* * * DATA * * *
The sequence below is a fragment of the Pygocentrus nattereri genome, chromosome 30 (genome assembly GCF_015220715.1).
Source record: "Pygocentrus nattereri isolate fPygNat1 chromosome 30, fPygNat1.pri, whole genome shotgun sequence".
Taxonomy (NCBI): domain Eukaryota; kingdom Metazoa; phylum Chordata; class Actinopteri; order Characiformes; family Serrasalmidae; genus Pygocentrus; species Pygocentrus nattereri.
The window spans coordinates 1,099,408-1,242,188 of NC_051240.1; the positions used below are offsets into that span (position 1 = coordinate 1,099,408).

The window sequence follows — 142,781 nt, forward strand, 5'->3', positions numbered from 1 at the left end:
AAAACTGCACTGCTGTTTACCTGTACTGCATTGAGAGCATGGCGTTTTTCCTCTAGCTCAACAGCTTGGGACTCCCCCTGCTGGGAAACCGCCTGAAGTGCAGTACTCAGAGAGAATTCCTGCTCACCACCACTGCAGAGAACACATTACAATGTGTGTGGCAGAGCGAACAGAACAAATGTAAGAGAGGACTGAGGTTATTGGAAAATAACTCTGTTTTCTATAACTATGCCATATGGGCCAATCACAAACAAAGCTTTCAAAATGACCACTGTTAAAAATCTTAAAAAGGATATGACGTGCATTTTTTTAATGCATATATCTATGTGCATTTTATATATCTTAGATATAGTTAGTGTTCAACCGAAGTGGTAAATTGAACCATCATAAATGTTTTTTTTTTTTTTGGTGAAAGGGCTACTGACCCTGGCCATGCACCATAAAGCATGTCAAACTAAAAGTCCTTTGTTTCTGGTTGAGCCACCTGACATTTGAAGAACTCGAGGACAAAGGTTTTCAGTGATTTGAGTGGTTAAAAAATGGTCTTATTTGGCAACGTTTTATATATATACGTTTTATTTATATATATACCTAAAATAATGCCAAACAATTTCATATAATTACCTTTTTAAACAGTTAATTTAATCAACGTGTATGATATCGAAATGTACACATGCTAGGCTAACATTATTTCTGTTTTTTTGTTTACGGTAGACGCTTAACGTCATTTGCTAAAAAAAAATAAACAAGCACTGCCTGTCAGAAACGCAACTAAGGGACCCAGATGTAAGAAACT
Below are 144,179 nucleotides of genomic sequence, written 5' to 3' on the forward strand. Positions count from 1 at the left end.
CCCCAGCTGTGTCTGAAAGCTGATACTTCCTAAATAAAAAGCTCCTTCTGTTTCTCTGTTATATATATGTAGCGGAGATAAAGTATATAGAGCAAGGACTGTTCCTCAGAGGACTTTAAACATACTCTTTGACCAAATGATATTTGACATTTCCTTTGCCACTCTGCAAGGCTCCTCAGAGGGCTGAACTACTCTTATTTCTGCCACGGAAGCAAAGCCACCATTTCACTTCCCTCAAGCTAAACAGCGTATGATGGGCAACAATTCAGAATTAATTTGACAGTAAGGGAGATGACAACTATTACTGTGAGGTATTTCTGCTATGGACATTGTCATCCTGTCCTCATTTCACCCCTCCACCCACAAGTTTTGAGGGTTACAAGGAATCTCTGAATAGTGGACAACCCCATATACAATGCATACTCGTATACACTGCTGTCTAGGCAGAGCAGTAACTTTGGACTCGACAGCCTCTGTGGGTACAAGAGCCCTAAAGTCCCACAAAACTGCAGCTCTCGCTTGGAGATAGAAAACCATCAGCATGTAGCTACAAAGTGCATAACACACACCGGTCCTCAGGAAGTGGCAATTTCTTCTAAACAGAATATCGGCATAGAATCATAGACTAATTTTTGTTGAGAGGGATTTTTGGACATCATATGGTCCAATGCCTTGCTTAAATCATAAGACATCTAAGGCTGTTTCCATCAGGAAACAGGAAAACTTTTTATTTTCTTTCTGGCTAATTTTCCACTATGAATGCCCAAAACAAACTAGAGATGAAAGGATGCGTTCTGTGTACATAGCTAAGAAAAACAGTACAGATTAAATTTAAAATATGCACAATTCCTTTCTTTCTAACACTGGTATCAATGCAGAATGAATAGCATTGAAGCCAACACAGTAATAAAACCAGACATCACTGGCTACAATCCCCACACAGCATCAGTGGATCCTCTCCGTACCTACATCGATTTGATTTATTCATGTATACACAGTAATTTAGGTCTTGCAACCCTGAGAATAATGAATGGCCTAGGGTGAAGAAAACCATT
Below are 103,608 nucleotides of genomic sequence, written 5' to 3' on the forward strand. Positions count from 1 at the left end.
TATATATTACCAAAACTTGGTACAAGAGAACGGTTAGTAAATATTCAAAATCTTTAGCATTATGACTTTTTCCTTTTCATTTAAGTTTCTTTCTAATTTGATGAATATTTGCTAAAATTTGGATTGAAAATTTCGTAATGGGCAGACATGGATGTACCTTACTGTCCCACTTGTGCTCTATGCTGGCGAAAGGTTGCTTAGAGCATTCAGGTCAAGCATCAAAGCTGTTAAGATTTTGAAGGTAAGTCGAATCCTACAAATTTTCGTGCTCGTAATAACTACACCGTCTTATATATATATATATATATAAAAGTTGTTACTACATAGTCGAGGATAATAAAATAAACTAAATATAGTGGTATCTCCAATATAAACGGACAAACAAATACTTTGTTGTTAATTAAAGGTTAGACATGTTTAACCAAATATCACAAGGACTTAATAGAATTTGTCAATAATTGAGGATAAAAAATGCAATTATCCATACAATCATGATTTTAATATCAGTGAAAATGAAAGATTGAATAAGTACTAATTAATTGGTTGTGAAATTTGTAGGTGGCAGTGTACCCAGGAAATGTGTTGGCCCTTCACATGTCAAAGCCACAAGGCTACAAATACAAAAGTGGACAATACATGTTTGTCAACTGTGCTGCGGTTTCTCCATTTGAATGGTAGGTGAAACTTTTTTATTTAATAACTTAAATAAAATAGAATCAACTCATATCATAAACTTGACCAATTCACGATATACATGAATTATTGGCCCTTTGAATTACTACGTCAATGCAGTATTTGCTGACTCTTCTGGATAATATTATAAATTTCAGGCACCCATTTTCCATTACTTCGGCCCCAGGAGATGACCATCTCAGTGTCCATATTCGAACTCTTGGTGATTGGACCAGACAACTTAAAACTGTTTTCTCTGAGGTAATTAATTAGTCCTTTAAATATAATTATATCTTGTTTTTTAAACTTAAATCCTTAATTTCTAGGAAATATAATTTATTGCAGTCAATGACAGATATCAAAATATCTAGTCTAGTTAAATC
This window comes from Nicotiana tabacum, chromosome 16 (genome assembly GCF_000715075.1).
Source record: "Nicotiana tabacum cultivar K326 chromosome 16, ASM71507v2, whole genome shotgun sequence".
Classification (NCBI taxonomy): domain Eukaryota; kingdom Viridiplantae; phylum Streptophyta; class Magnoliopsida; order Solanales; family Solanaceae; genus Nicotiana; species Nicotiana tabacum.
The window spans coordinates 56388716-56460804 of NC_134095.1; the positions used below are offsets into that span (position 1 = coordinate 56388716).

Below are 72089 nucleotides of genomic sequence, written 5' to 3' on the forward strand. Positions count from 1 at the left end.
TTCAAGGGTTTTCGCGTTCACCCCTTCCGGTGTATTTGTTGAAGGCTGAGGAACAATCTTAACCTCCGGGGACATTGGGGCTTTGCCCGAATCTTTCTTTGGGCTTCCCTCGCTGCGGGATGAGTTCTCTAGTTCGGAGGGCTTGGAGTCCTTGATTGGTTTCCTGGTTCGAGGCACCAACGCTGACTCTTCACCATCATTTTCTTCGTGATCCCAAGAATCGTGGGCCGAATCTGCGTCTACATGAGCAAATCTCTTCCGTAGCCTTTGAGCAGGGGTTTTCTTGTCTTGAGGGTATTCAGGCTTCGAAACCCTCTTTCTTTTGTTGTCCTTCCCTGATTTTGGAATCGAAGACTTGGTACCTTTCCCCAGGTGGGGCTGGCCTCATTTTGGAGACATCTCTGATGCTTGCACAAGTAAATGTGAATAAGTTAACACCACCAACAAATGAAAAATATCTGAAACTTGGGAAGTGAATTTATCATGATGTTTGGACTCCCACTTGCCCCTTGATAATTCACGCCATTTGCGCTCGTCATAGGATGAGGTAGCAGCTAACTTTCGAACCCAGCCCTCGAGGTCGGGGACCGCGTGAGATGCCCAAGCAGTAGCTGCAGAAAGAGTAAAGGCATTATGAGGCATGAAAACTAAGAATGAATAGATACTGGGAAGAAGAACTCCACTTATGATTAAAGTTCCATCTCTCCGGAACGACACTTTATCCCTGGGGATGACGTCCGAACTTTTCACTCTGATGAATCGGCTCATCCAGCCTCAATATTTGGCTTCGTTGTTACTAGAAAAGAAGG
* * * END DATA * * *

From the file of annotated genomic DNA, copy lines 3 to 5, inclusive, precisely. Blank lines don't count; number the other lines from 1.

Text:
Taxonomy (NCBI): domain Eukaryota; kingdom Metazoa; phylum Chordata; class Actinopteri; order Characiformes; family Serrasalmidae; genus Pygocentrus; species Pygocentrus nattereri.
The window spans coordinates 1,099,408-1,242,188 of NC_051240.1; the positions used below are offsets into that span (position 1 = coordinate 1,099,408).

The window sequence follows — 142,781 nt, forward strand, 5'->3', positions numbered from 1 at the left end: